Nexus 9 review

Has Google finally unleashed an iPad Air beating slate?

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For

  • Android Lollipop
  • Great speakers
  • 4:3 aspect ratio

Against

  • Below par display quality
  • Boring design
  • No micro SD slot
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Nexus 9 review

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Nexus 9 review

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Nexus 9 review

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Nexus 9 review

It's not as big as the age-old Nexus 10, nor is it as dinky as the Nexus 7. So why has Google (and HTC) decided to go for a 8.9-inch screen in the Nexus 9?

It's a bit of a feather in the cap for Apple, as the big change is to the screen size: not only larger, but the 4:3 aspect ratio parrots that of Cupertino's slate hero, the iPad Air 2.

Actually, all the iPads, but that's the one that people will compare the Nexus 9 to.

Google teamed up with HTC to make this flagship Android tablet, and with it nabbed some of the bits that made the HTC One M8 one of the best phones on the market, and squished them into a frame that's certainly a lot more lovely to hold than any of the previous Nexii tablets.

But what of the price? It's not cheap at £319 for the 16GB version, and £399 for 32GB of internal storage is verging on iPad territory. As usual Apple still adds a premium to the tag of its tablet, but given the Nexus 7 was so cheap it's a little sad to have to pay so much for the new version.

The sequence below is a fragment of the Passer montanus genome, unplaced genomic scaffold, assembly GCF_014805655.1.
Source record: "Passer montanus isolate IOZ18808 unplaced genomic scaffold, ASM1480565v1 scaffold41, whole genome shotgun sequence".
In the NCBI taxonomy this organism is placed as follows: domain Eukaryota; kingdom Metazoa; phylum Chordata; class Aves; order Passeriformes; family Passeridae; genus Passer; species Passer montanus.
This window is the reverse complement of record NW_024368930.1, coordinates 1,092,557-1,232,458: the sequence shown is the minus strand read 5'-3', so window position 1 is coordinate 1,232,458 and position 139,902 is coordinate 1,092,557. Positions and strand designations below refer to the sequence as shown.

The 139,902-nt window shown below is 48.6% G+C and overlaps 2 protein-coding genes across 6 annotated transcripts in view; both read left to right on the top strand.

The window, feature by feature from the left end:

So is this the tablet for you? Are you going to go all Android for your tablet needs, taking in the new document management and web browsing space while staring sadly at the black bars above and below your videos?

Display

HTC and Google have gone up a notch with the display on the Nexus 9, matching Apple's iPad Air 2 with a 2048 x 1536 resolution which automatically becomes a lot sharper thanks to being crammed into a smaller window.



It's also an IPS LCD that should, in theory, be better at colours and viewing angles and all that eye-based stuff. And to a degree, it is. But there's also something lacking here as well, thanks to not quite making colours as vivid as they could be, which is something of a shame.

The other big issue is the light bleeding in from the sides of the bezel, the LED lights that let you see what's on the screen shining through like over-enthusiastic floodlights at the Insect World Cup.

It's not something you'll see every day, but compare it to the sumptuous tones and deep blacks of the Samsung Galaxy Tab S and you'll see what's missing.

Lollipop

Android 5 is here people, and this is one of the poster boys for the new OS. The reason it's significant can't be summed up in one go: it's a new take on the way Android looks, where it can be used and what you can do with it.